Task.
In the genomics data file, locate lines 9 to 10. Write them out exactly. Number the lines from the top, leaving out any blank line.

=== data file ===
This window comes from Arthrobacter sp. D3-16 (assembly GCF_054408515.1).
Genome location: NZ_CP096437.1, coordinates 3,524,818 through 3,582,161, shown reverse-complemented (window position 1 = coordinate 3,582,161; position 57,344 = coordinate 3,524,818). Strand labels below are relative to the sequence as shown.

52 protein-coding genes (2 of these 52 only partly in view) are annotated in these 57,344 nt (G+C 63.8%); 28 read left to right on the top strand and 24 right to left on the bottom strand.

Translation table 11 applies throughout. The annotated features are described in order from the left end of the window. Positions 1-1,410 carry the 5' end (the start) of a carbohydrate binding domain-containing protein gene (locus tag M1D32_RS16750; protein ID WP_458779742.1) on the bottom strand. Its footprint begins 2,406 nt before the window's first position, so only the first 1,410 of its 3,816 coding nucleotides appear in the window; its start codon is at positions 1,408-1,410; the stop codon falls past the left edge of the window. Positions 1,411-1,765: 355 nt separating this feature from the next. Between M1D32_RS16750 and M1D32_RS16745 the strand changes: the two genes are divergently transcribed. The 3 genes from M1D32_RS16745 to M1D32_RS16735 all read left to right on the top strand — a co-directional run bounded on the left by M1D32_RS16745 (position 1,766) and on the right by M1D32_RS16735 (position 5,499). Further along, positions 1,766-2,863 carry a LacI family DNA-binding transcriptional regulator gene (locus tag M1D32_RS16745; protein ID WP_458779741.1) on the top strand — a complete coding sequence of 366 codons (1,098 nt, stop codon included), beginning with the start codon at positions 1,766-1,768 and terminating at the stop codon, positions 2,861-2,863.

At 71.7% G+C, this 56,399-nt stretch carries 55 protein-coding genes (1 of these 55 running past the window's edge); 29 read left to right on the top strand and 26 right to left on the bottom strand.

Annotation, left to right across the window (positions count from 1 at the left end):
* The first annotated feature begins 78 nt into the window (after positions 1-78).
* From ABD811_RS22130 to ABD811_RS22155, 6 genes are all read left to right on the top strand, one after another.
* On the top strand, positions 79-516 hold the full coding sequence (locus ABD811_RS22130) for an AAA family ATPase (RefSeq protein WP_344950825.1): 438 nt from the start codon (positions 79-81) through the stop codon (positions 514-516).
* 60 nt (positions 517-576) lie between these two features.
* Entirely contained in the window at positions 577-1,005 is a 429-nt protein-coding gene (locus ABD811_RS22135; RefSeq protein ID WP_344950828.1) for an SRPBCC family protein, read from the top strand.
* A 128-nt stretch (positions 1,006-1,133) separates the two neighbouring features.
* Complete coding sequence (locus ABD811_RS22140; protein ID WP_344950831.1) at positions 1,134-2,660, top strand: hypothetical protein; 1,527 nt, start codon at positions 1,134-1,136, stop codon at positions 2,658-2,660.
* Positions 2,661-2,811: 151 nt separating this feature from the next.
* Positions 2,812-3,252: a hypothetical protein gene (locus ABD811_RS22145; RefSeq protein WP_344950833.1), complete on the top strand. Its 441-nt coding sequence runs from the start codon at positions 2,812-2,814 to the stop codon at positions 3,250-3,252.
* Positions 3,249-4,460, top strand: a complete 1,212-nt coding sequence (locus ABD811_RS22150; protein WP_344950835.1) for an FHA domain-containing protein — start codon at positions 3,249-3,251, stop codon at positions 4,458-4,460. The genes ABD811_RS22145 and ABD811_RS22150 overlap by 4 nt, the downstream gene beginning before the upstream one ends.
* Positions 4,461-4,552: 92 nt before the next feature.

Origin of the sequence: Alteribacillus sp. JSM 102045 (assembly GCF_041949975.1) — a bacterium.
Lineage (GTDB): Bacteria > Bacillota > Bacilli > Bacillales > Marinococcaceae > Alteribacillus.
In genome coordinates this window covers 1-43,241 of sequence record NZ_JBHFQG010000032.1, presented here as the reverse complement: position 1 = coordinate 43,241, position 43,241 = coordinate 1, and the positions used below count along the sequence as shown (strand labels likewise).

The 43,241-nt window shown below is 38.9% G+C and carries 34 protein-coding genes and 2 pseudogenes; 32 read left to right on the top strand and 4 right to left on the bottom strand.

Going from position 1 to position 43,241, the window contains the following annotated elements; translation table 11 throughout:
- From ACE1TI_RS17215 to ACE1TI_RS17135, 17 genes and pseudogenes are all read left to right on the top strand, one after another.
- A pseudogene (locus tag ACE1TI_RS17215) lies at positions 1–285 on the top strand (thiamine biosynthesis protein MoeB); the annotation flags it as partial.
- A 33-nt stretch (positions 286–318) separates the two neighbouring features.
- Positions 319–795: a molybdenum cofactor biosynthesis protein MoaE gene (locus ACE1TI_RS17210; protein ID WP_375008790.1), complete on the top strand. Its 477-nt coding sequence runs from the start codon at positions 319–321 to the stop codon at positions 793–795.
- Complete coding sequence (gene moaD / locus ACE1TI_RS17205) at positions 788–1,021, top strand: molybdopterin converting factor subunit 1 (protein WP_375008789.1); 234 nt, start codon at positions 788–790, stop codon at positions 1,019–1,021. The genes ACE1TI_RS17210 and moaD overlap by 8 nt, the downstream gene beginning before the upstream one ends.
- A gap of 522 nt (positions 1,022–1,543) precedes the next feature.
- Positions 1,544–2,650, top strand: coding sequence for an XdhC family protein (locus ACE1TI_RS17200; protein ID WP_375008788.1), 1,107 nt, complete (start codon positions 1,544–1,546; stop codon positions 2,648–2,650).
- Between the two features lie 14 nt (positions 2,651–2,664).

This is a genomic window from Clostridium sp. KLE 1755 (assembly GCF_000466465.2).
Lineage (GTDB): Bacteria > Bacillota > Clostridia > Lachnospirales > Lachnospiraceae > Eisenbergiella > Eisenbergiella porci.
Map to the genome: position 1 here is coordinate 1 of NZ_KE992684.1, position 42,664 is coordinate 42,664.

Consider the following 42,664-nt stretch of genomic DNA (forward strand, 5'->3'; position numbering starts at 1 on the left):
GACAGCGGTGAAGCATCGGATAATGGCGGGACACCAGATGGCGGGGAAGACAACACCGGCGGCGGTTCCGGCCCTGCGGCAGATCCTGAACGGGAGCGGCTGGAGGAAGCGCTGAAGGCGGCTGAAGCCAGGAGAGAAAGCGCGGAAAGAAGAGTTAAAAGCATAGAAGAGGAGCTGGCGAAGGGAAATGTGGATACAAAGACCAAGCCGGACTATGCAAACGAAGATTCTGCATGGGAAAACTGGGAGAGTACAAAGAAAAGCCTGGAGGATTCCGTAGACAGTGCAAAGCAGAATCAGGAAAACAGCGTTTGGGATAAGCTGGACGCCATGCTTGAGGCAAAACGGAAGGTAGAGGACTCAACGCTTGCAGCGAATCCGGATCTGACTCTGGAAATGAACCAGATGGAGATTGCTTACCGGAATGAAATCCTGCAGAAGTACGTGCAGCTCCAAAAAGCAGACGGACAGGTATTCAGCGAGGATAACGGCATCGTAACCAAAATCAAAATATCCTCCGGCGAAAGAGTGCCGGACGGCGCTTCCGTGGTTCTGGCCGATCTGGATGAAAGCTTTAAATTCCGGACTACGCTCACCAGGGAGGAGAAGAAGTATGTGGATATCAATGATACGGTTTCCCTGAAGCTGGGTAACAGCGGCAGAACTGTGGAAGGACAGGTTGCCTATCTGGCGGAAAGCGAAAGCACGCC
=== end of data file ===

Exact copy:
* On the top strand, positions 79-516 hold the full coding sequence (locus ABD811_RS22130) for an AAA family ATPase (RefSeq protein WP_344950825.1): 438 nt from the start codon (positions 79-81) through the stop codon (positions 514-516).
* 60 nt (positions 517-576) lie between these two features.